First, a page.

RORSTED: So in the first six months, we were 25% in china -- a growth of 30% last year. China continues to be very, very hot for us. And we see – you know, we are optimistic for the future also in China. So really in the three key markets, U.S. Growing at 20%, China grows 25%, and online growing 30%. And that picture, we see remaining for the future. Maybe not with the same growth rates, but still very, very strong for all three markets.
EISEN: Have you seen any impact from tariffs back and forth between the U.S. and China yet?
RORSTED: No. But also, for us, most of the manufacturing we have in China is for China. So even if tariffs were to come, impacting the sporting goods industry, it wouldn't impact Adidas.
EISEN: So the factories you have in China --
RORSTED: Are predominately for China.
EISEN: -- Are made for China. So where is your biggest production? Is it in vietnam?
RORSTED: It's in Vietnam and Indonesia for the rest of the world. And in China for China.
EISEN: Are you shifting more into other --
RORSTED: We started this shifting already 8 years ago because of you know, the trading conditions and also pricing in the marketplace.
EISEN: So you -- so if President Trump goes through with his threatened next round of tariffs, do you think we will see higher sneaker prices in this country?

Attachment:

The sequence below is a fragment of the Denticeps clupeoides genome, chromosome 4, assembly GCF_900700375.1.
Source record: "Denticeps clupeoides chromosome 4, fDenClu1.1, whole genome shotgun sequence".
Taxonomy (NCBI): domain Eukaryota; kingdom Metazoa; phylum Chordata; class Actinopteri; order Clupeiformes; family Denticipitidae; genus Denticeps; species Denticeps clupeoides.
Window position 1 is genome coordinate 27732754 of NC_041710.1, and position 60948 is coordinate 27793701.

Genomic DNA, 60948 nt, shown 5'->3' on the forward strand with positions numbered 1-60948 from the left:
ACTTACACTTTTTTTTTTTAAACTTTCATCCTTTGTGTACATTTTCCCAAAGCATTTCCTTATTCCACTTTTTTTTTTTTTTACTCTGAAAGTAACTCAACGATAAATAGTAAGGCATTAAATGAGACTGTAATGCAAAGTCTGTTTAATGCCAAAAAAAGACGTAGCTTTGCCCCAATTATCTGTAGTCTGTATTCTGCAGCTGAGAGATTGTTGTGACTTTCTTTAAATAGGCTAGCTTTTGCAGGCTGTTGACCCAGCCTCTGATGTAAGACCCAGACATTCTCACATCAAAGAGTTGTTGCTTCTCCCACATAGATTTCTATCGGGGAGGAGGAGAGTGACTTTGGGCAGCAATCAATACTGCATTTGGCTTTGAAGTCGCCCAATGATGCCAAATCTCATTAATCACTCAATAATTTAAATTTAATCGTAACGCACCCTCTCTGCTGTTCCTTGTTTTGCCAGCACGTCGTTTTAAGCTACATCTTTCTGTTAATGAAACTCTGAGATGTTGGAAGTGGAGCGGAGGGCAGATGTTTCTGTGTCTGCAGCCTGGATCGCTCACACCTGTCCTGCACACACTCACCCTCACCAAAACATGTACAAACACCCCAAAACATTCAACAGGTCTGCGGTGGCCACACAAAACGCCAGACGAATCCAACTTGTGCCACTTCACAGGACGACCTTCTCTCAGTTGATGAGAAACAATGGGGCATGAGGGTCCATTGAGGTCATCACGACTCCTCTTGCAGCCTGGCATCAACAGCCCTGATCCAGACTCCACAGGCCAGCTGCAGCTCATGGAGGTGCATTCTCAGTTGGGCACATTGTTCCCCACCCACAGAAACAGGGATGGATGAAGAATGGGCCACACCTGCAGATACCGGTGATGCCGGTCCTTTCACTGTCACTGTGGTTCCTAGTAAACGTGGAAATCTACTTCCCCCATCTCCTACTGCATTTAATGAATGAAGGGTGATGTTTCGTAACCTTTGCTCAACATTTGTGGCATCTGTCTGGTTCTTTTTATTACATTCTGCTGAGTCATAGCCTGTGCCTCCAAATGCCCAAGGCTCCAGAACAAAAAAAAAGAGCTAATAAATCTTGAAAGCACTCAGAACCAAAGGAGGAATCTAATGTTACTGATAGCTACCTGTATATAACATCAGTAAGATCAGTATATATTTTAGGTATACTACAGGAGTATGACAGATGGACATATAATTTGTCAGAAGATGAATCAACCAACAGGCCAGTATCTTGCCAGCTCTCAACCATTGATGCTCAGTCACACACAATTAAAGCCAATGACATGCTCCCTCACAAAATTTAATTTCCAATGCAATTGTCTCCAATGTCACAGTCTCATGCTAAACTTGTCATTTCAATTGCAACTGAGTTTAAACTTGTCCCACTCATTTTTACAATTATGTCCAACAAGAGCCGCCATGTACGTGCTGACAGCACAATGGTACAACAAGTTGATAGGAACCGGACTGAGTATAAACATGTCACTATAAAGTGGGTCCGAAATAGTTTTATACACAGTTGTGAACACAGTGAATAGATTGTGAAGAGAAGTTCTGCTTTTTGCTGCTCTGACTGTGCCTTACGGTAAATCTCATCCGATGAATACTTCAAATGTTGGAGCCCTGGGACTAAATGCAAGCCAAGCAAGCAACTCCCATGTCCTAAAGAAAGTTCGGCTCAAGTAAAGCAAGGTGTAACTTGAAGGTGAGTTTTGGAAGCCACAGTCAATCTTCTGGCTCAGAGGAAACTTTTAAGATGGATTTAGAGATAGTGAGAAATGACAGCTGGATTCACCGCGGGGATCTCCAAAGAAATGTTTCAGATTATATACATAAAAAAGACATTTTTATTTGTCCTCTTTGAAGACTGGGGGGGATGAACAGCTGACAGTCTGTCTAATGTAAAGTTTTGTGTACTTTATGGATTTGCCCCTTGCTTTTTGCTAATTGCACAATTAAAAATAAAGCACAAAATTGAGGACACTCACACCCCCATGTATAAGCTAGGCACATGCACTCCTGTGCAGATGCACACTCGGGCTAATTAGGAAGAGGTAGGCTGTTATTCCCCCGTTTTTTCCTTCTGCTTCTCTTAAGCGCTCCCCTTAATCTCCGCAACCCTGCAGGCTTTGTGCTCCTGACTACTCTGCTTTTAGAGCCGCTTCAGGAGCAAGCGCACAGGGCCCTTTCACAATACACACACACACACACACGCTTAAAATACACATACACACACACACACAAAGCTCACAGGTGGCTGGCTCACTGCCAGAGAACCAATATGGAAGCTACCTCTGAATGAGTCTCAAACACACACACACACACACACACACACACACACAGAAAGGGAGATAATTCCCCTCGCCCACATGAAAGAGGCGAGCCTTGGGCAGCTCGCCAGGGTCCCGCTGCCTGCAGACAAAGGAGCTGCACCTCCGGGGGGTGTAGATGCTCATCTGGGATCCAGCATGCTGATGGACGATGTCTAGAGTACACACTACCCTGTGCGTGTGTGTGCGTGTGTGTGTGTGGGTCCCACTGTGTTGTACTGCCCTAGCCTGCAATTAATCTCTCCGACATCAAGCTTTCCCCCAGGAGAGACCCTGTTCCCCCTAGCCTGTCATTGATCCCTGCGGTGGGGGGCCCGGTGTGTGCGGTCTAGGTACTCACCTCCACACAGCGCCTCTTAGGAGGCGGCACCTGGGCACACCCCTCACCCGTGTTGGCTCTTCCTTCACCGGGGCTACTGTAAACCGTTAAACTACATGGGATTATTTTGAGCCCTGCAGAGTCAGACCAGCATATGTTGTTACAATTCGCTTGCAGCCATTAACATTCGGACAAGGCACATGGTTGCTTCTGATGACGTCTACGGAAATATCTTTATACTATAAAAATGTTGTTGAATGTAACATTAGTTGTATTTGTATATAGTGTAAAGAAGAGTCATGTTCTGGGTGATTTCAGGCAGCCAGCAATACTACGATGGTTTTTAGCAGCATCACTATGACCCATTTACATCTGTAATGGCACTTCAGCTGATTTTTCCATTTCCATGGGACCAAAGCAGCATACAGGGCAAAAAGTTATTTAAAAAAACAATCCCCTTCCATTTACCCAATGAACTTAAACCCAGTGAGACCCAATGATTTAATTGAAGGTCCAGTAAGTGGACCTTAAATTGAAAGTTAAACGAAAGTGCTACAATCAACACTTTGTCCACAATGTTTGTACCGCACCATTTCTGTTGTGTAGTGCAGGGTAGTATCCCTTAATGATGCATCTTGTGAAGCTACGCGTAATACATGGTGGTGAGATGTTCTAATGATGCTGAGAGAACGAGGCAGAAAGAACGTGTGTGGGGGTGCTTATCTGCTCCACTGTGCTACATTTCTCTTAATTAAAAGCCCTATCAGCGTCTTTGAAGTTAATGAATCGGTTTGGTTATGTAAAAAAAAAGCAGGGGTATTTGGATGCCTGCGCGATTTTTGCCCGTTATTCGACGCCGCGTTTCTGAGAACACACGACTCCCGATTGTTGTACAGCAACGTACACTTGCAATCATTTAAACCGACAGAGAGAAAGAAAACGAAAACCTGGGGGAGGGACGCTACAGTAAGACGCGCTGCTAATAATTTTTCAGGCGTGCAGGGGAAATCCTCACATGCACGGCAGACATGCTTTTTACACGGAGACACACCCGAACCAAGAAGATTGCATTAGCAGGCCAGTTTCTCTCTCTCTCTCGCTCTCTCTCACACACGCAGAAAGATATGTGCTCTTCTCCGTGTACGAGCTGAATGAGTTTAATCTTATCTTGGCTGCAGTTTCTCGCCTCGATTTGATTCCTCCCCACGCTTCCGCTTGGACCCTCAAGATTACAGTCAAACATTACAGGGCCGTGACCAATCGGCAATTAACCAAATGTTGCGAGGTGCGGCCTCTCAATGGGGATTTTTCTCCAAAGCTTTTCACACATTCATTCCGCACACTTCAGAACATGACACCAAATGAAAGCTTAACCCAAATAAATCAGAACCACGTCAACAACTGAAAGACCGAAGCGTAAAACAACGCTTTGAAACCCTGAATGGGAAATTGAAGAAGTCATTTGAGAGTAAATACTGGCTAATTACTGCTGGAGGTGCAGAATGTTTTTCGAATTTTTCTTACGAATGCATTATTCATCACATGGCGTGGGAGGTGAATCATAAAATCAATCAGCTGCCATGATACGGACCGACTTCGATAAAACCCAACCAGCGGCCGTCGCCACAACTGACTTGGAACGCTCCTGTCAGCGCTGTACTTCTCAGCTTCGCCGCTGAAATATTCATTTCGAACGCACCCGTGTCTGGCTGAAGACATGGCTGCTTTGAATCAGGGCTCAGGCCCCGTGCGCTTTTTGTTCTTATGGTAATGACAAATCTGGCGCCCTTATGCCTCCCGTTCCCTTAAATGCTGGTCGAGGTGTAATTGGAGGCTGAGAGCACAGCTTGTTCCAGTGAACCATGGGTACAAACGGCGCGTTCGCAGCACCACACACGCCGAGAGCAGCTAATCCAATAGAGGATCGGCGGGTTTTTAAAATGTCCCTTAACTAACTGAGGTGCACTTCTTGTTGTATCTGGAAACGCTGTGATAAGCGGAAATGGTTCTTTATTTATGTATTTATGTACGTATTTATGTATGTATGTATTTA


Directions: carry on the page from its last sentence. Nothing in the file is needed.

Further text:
RORSTED: I think maybe in the short term, but not in the medium term, and medium is within a year. I don't think it's going to have a huge impact, if it's only China. Of course, if it's impacting all of Asia, it will. But only China, it will have hardly an impact.
EISEN: What about for the broader retail, apparel, and footwear business? How much will it be effected if we see that next round go through?
RORSTED: I can't speak for other companies. For us, it won't have an impact. But there's no doubt there are certain companies that have a very large manufacturing volume coming out of China and they will be impacted.
EISEN: Wanted to ask you what's working, because you're talking about double digit growth in various parts of the world. For a long time it was the retro sneakers making a comeback, the Stan Smiths and originals. Is that still what's driving your growth?